Before there were bread trucks with doors that swung open wide, that smelled of yeast, sugar and sweat, there were bread wagons. Horse-drawn relics. The Old Man drove one of these up until around 1960. His horse’s name was Tootsie. Toots. She was brown and hard working. I don’t actually remember her as a real living creature. I see photos of me next to the wagon but I don’t recall the time, the experience. My Old Man was the last Breadman to use a horse-drawn wagon. There was an article about him in the local paper years later that said he was the “last of his kind.” They got that right.
There’s just something about a man who drives a wagon full of fresh baked bread and doughy treats, pulled by a horse named Tootsie, that draws people in. He was like the Pied Piper. Kids couldn’t get enough him and his wares. And his appearance in the neighborhood was quite possibly the highlight of some exhausted housewife’s day. Possibly they flirted. At the very least they exchanged pleasantries. It was nice.
I must confess I had mixed feelings about The Old Man’s occupation. On the one hand I was grateful that he worked every day and provided for his family. However meager it may have been at times. But there were many occasions when I was ashamed or embarrassed. Especially when someone asked me what my father did, and in particular if the person asking had a father who wore a silk suit to work, and not a blue twill uniform that smelled of bread dust and sweat. Then, I didn’t want to admit that I was the Breadman’s daughter. I wanted him to own the company, not deliver the bread door to door. But in the safety of my own neighborhood, where everyone’s dad had a crappy job I didn’t care. In fact, I loved that he had a job that attracted people like bees to honey. But outside of Kenogami Avenue, things were different. And the older I got, the more painfully aware I grew of the differences between the neighborhoods. The white vs the blue.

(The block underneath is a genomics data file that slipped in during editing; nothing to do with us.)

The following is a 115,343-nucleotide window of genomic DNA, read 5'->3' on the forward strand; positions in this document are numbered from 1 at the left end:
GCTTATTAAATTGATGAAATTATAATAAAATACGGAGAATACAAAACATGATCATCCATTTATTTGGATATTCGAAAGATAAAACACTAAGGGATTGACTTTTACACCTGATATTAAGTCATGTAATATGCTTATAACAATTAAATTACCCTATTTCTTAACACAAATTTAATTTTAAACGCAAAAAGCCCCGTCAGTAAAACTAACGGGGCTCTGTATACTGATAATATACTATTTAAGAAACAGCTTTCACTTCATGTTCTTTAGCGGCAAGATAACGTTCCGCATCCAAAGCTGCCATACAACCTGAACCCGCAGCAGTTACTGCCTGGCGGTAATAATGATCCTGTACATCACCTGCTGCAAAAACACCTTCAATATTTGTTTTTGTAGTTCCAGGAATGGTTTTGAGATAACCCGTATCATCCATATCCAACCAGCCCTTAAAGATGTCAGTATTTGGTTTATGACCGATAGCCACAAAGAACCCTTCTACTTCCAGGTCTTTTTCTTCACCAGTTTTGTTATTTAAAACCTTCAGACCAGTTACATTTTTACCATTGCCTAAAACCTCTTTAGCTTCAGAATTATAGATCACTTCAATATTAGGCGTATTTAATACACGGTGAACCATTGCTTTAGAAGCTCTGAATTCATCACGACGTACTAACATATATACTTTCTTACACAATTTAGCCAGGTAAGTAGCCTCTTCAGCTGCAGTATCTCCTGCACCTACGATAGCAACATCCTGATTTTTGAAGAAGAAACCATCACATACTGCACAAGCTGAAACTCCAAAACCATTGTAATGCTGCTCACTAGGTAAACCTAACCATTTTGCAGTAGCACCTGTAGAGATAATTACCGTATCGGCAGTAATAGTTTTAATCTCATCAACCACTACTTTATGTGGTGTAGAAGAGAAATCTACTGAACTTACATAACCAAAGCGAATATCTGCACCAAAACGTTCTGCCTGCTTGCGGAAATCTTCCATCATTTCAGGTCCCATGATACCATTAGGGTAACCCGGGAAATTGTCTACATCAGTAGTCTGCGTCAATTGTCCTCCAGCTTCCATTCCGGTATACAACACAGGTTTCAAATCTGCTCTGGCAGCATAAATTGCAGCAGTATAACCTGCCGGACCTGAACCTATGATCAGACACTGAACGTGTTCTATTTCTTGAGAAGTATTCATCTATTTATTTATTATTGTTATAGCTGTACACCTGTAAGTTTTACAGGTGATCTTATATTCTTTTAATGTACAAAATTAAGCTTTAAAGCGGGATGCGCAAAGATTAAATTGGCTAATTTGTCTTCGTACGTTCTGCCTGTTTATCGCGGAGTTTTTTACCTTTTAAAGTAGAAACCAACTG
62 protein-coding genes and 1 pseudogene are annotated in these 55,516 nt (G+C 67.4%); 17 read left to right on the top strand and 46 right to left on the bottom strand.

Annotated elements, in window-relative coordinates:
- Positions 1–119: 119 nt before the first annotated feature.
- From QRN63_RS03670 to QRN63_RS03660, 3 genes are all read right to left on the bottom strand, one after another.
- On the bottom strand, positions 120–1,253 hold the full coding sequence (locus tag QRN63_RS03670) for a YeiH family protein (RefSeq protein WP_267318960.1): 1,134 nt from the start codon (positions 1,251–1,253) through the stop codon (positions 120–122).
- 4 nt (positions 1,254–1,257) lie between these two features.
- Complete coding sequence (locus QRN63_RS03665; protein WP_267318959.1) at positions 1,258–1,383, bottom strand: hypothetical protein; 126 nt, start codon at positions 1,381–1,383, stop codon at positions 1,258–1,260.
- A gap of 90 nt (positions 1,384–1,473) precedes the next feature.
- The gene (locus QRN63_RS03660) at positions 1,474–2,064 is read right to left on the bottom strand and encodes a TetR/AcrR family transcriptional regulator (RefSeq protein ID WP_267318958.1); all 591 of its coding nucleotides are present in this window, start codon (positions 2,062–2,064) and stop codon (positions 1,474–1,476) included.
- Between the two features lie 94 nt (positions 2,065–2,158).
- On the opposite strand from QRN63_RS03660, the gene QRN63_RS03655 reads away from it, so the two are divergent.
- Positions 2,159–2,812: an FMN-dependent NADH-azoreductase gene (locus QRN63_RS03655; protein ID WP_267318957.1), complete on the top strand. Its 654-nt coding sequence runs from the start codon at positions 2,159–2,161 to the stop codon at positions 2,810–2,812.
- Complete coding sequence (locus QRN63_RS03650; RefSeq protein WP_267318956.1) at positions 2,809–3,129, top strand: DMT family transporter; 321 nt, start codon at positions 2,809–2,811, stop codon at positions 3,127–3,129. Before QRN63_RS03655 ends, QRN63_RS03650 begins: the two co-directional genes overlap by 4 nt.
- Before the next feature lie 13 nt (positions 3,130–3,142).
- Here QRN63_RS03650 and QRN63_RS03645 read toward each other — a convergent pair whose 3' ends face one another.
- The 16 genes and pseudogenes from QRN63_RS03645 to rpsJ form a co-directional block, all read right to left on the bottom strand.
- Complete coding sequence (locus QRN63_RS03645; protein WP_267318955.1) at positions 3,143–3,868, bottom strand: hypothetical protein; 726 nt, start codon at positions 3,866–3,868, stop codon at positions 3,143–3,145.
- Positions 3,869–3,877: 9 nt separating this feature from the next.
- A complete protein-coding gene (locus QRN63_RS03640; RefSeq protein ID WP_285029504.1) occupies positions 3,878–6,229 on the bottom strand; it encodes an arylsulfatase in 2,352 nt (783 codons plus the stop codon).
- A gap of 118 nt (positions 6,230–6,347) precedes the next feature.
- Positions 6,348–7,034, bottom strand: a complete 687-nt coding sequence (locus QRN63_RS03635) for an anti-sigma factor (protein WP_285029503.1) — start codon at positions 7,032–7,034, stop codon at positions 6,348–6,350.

Even now, years later and thousands of miles away, when someone with a white collar demeanor innocently asks me what it was that my father did for a living, a part of me hesitates. Cringes. Blushes with embarrassment. Be it ever so brief, it’s there. The automatic response to a memory imbedded in my DNA.
What did my father do? He served. The Shaw Bread Company. His loyal customers. A brown mare named Tootsie. He did it all with good humor. Silly jokes. Kindness and generosity. And according to the article about him, he did it quite well. The most important thing I learned about working, my father taught me on those sunny summer afternoons when we barreled down the hills on our way to the lake. Or on cold winter nights when we tore open white envelopes addressed with cheerful Merry Christmas greetings and chocolate boxes wrapped in green tissue paper. Not by his words. But by his actions. Yes, this is what the last of his kind taught me. To serve.
And I am The Breadman’s daughter.